about the environment of care and patient/employee safety practices. Contact isolation is not
required in some of the participants’ agencies,
but this issue has immense public health implications underscoring the need for standardization
of infection prevention practices. Occupationally
acquired infections cause considerable illness
and occasional deaths among healthcare professionals (Sepkowitz, 2004). Further studies in home
healthcare are needed to enhance compliance
with established IC practices.
Home Healthcare Nurse
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241
Table 2. Survey Respondents With Occupationally Acquired Infection (5.9%;
n = 21), Type of Infection, Method of Diagnosis, and Treatment
Organism
MRSA
Clostridium difficile
Otherb
Type of Infection
Confirmatory
Microbiology
Cultures
Physician
Assessment (and
Other Lab Tests)
Treatment
SSTI
76.2%
(n = 16)a
71.4%
(n = 15)
28.6%
(n = 6)
Antibiotic (oral, intravenous,
and nasal spray bactroban)
GI infection
33.3%
(n = 7)a
Not applicable
100% (n = 7)
Antibiotic (oral)
Hepatitis B
9.5%
(n = 2)a
No information
No information
No information
GI = gastrointestinal; MRSA = methicillin-resistant Staphylococcus aureus; SSTI = Skin and soft tissue infection.
aThere were four respondents who stated they had both MRSA and Clostridium difficile.
bNeedlestick injury.
Table 3. Communication Method of Patient Multiple-Drug-Resistant
Organisms (MDRO) Infection/Colonization to Frontline Clinicians
Verbal
Written
Chart
Flagged
Chart
ColorCoded by
MDRO Type
Other
If a patient is admitted to your home care agency with a
known MDRO infection/colonization, how is this information
communicated to the frontline clinicians? (Choose all that apply.)
59.5
73.8
38.1
2.4
23.8*a
If a patient is diagnosed with MDRO infection or colonization
only after admission, how is this information communicated to
the frontline clinicians? (Choose all that apply.)
66.7
59.5
38.1
7.1
23.8b
Survey Question
Note: Data in the table are represented as percentages.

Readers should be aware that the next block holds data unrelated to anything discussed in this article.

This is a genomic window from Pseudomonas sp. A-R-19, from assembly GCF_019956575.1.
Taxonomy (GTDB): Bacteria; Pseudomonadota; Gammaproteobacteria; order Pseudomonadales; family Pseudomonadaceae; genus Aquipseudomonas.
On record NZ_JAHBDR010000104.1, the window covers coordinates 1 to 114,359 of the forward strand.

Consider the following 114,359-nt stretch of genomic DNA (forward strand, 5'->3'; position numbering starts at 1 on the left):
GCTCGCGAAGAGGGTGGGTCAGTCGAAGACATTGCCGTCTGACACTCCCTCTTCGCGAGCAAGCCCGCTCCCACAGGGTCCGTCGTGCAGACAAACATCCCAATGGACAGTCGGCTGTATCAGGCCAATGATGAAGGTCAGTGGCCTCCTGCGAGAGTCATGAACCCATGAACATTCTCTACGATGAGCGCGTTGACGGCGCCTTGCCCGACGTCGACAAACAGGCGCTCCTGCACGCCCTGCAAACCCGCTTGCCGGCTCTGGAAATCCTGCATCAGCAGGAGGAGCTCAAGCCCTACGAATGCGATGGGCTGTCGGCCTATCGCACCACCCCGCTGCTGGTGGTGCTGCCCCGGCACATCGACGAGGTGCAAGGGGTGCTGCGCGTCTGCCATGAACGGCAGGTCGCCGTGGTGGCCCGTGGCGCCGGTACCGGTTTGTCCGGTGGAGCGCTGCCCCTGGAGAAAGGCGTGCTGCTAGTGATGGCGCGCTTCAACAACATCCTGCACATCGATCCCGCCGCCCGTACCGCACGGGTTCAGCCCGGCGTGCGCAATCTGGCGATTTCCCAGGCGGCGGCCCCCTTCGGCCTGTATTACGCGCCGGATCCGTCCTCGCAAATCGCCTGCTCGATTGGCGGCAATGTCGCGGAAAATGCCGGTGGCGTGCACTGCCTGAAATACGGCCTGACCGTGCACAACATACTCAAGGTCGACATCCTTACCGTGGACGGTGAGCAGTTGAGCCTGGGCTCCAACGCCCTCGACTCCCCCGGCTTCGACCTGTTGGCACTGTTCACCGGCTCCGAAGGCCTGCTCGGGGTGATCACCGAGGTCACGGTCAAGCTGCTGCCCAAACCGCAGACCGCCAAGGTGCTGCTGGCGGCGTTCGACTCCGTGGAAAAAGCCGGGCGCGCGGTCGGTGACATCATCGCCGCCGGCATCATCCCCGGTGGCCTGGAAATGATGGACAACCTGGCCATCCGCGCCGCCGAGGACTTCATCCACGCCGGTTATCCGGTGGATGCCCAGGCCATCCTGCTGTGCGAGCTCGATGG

aOther responses included: “electronic care plan and written on order, chart flagged via computer record, entered into electronic medical record (EMR),
noted on clinical record on laptop computer, all patient records are electronic so we are notified/flagged, agency uses EMR … always current, downloaded
between patients, profile in laptop is marked.”
bOther responses included: “electronic care plan and written on order, chart flagged via computer record, entered into the EMR, noted in the laptop
computer, discussed at our weekly team meeting, agency uses EMR … always current, downloaded between patients, profile is marked, in patient’s
computer record, not always communicated.”
Implications for Practice
1. Standardization of Infection Prevention
and Control in Home Healthcare
According to the survey responses, there is a
great deal of variation in infection prevention and
control practices in the field; standardization of
practices in home healthcare must become a prioritized concern. Patient homes are unique environments for provision of healthcare and may be
lacking in space or resources for straightforward
IC practice. Administrative measures must make
infection prevention and control an agency priority. Administrative support is needed for both
fiscal and human resources to prevent and control transmission of organisms. Further adminis-
242
Home Healthcare Nurse
trative measures include the implementation of
systems to communicate information about reportable MDROs to administrative personnel and
state/local health departments. A process is required to designate patients known to be colonized or infected with targeted MDROs, communicate this status to frontline clinicians treating
these patients during home healthcare, and to
notify receiving healthcare facilities or personnel
prior to transfer of these patients to other settings (Lee & Garvin, 2003; Moore et al., 2003). A
multidisciplinary team approach should be used